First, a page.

Roller Coasters are Causing iPhones to Call 911: Here’s How to Stop it
If you're an iPhone user, and you plan on visiting a theme/amusement park anytime soon, you might want to know about this before your phone calls 911 without your knowledge.
I love riding roller coasters. Here in the Evansville area, we have several great places within driving distance of amusement/theme parks. There's of course, Holiday World in Santa Claus, Indiana, Kentucky Kingdom in Louisville, Kentucky, and a little further away is Kings Island near Cincinnati, Ohio. All of these places have great roller coasters that guests will wait for hours in line just to ride. If you plan on visiting any amusement/theme parks before they close for the season, you might want to know about something that roller coasters are causing iPhones to do while you ride them.
Roller Coasters Causing iPhones to Call 911
The new iPhone 14's have a feature on there called "Crash Detection" that can tell if you're in an accident and automatically call 911 to get assistance to you. However, according to CNET, there's a minor glitch associated with this feature that has been calling 911 for people who are on a roller coaster.
The feature, introduced at Apple's product event in early September, uses an axis gyroscope and high G-force accelerometer to detect four main types of crashes: front, side, rear-end and rollover crashes. If the sensors detect an impact, the feature will automatically connect the person wearing it to emergency services. If the wearer doesn't dismiss the call within 20 seconds, an audio message informs emergency services of the crash and provides its location. The feature is part of Apple's increased focus on safety features in its mobile products.
You can see how hitting a sharp turn or going through a loop on a roller coaster might feel like a crash to iPhones. So far, there have been 911 calls from Six Flags Great America near Chicago, and it's happened at least six times at Kings Island near Cincinnati since the iPhone 14 went on sale last month. The thing with this feature is that nobody would know that their phone has called 911, because you're not really checking your phone on a roller coaster. These rides typically last longer than 20 seconds, so you don't have enough time to cancel the call once you get off the ride. So, went on sale less than a month ago. You've only got 20 seconds to cancel the call once it detects a crash. And obviously, emergency crews have been called to these parks as a result.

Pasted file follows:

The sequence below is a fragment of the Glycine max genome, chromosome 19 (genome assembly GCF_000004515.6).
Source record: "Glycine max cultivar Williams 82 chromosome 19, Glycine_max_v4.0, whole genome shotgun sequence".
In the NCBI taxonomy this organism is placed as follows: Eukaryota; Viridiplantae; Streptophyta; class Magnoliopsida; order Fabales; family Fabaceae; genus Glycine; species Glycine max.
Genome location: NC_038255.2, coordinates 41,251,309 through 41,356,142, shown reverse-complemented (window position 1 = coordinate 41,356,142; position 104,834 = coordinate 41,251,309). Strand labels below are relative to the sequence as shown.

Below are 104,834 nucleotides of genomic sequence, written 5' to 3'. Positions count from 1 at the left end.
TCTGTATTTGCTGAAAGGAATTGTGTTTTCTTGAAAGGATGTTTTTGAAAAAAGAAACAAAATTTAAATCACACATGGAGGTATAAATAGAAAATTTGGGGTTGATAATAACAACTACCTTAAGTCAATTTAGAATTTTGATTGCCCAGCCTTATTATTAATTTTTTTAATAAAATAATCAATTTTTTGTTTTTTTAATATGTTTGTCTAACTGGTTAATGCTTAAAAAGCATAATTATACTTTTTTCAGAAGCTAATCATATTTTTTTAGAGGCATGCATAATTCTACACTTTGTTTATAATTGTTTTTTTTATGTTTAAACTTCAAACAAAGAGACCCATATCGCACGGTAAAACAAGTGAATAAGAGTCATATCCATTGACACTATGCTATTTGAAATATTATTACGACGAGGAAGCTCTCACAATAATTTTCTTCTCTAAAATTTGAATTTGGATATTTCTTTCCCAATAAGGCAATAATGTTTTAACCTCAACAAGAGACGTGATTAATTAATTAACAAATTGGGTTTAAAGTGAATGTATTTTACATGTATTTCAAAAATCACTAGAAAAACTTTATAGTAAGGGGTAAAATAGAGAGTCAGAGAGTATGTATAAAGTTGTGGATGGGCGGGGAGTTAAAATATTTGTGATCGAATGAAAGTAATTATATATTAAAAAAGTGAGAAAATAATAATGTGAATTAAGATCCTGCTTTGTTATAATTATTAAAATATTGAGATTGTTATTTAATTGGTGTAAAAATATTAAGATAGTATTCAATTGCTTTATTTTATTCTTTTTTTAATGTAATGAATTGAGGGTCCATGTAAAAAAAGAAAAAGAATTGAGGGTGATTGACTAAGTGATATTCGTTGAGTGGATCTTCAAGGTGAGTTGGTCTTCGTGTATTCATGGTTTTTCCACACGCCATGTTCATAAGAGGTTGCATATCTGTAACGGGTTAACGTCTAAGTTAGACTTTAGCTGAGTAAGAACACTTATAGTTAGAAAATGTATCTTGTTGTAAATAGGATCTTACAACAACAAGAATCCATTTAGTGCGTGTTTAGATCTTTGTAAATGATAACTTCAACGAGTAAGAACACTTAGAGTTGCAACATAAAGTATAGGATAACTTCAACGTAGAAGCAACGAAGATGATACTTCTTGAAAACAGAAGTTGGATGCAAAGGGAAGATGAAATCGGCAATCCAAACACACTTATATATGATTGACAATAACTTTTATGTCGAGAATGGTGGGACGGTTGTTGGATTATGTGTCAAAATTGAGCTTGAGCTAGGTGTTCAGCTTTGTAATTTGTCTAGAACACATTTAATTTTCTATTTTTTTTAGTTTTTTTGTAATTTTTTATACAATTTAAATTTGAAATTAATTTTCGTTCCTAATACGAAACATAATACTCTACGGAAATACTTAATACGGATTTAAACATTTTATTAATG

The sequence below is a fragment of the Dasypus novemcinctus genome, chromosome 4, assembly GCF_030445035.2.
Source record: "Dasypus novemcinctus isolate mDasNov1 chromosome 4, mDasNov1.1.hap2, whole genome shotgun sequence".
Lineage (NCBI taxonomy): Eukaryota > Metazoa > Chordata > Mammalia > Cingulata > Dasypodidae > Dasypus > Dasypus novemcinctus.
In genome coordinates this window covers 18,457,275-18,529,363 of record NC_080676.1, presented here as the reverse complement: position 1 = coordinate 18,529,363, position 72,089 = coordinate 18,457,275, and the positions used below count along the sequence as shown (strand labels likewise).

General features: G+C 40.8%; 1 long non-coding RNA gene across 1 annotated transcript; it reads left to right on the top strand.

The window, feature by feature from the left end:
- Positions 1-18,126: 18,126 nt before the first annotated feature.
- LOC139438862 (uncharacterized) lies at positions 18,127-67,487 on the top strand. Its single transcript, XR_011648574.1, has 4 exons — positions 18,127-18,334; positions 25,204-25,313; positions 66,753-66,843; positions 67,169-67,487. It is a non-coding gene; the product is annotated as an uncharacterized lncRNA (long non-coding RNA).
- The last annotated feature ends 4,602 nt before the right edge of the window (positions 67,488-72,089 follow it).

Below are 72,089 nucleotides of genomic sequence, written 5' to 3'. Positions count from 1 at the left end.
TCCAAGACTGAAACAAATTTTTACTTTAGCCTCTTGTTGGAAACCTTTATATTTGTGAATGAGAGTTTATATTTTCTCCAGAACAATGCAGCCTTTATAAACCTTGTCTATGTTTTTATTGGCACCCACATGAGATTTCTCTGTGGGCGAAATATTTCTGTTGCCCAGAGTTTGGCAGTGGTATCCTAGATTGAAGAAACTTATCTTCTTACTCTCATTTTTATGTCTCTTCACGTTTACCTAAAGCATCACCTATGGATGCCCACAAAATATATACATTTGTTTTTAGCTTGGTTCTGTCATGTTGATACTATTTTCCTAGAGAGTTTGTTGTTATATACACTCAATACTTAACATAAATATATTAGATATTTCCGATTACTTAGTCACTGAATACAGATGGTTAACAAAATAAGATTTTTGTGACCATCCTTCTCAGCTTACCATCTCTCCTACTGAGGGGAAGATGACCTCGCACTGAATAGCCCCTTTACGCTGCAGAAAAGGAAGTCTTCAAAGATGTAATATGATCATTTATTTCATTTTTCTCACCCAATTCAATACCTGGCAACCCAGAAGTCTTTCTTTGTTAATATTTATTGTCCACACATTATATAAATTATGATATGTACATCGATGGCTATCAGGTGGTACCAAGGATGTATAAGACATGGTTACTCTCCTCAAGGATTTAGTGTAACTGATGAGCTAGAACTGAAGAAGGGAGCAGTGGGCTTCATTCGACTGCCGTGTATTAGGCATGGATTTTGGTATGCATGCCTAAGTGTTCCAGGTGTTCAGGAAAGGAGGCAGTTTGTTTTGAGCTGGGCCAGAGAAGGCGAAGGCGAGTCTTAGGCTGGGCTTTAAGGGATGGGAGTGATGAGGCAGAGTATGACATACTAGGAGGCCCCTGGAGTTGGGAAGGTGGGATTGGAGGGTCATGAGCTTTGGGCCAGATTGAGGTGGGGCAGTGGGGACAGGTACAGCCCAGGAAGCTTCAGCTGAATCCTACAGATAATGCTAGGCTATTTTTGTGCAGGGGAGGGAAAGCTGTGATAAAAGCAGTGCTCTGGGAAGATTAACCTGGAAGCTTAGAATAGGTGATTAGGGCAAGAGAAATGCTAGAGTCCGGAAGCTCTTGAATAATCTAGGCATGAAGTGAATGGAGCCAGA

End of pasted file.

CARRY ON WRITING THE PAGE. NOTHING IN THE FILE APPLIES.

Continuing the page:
Oh, and iPhone 14's aren't the only thing triggering the Crash Detection feature. It's also installed on the Apple Watch Series 8 too, according to CNET.
How to Disable This Feature Before Riding Roller Coasters
While this feature is clearly intended for car accidents, clearly there's some work to be done to detect if you're in a car or on a roller coaster. It's unclear at the moment if Apple plans to do anything about this, but there is a solution. If you have the new iPhone or Apple Watch, you can avoid these accidental calls by temporarily putting the device on airplane mode or disabling the feature in settings.